It was a wickedly windy late-winter evening when I stepped into the Forbes Galleries on Fifth Avenue in Manhattan last Thursday. Within seconds, any thoughts of the weather – of earth, in fact – were gone.
WAG was invited to the reception and private viewing for “Out of this World! Jewelry in the Space Age,” which would officially open two days later. It was truly an evening filled with cosmic touches.
There were space-themed cocktails (“The Moonwalk”) and hors d’ouevres (some with “blue-moon cheese”) and even musical entertainment from Jo-Ann Skiena Garey, who sang and played everything from “When You Wish upon a Star” to “Fly Me to the Moon.”
Clearly, they know how to do things right at Forbes, which we profiled in our October issue after a personal tour by the galleries’ managing director Bonnie Kirschstein (who just happens to have grown up in Chappaqua). It’s always been a “hidden gem” of a cultural destination, one that puts on world-class exhibitions. “Out of this World!” continues the tradition, featuring pieces from more than 100 designers and lenders touching on a variety of space-related themes.
It’s a unique topic, to be sure, though one certainly deserving attention. After all, the wonder of the stars, moon and the planets has indeed captivated man for centuries; this exhibition traces how that fascination has been translated to items of adornment through the years.
We got a sneak peek when we spoke with Elyse Zorn Karlin of Port Chester, the exhibition’s curator. The noted jewelry author, historian and co-director of the Association for the Study of Jewelry and Related Arts shared a few details when we met with her for a profile on her “dazzling” career for our December issue.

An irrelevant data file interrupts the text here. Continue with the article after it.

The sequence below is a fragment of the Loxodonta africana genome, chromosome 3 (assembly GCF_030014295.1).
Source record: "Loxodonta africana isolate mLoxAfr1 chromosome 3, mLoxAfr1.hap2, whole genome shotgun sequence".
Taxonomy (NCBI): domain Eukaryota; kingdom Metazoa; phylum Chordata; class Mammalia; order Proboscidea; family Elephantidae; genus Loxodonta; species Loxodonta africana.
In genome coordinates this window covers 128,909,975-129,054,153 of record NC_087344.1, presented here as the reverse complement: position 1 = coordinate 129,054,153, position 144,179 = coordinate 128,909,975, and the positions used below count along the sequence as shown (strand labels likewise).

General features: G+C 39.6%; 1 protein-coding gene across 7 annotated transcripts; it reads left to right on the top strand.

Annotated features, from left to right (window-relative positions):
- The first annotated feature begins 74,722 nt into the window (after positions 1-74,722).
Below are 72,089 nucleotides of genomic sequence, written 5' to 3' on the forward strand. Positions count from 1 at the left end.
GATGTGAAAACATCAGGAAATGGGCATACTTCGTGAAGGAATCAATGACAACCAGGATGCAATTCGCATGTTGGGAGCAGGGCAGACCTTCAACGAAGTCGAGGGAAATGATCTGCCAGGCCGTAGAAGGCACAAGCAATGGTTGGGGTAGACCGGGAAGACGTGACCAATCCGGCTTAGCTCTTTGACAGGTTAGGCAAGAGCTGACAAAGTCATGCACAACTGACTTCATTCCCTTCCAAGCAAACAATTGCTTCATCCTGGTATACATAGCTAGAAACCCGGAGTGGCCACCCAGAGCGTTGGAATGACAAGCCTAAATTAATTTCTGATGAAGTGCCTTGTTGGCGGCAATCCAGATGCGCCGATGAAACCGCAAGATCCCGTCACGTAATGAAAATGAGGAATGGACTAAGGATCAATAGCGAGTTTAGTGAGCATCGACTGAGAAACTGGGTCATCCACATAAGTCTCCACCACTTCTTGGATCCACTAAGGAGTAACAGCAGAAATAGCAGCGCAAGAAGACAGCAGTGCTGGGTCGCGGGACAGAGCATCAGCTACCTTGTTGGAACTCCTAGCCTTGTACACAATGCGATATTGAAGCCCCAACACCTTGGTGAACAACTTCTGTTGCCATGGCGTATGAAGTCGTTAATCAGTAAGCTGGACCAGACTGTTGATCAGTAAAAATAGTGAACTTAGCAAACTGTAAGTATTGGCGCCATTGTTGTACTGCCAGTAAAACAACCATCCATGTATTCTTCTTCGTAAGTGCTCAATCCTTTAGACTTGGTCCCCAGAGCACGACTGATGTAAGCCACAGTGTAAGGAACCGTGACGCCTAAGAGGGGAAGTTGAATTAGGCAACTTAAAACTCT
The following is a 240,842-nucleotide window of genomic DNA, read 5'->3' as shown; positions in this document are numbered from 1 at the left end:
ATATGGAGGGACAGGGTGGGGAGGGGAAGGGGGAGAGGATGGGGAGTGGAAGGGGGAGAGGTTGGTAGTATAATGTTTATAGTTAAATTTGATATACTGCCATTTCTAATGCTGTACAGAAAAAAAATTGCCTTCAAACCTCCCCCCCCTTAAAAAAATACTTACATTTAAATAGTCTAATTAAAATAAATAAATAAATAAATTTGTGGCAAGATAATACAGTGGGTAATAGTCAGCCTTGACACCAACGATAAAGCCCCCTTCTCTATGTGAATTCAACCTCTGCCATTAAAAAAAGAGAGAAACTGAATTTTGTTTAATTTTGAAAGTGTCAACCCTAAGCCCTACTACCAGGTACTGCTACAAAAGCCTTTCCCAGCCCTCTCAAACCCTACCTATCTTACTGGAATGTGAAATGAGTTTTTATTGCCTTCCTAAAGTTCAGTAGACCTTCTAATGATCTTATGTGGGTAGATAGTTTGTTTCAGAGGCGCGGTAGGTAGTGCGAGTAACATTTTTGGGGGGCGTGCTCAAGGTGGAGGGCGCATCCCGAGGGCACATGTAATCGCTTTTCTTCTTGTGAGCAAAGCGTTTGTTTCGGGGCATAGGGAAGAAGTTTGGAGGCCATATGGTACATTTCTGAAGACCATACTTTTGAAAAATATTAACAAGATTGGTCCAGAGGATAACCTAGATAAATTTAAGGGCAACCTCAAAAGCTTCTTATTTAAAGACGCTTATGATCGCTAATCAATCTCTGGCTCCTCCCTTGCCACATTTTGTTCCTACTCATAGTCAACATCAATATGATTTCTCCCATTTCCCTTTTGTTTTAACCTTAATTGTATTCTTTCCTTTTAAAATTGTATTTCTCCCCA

Seeing the exhibition in place – and catching up with both Karlin and Kirschstein during the party – was more than exciting, especially for a jewelry lover. It was the chance to drool over one thing after another, from Van Cleef & Arpels’ “Tampa Necklace,” which features a tiny space ship in its design, to a 1960s diamond-dotted rocket ship brooch to piece after piece inspired by the Sputnik shape, a personal favorite.
In addition, there are pieces of jewelry created with materials from space, those that literally traveled to space with astronauts – and a decidedly playful rounding out by quirky space-themed elements such as a toy piano featuring two very young space travelers. A perfect mix.
The exhibition is one that merits a return visit – the crowd was so big it was actually a challenge to see everything up close. But I’m certainly looking forward to my next trip to space, even if it’s only via Elyse Zorn Karlin and the Forbes Galleries.
“Out of this World! Jewelry in the Space Age” continues through Sept. 7 at the Forbes Galleries, 62 Fifth Ave. in Manhattan. For more details, visit forbesgalleries.com.
– Mary Shustack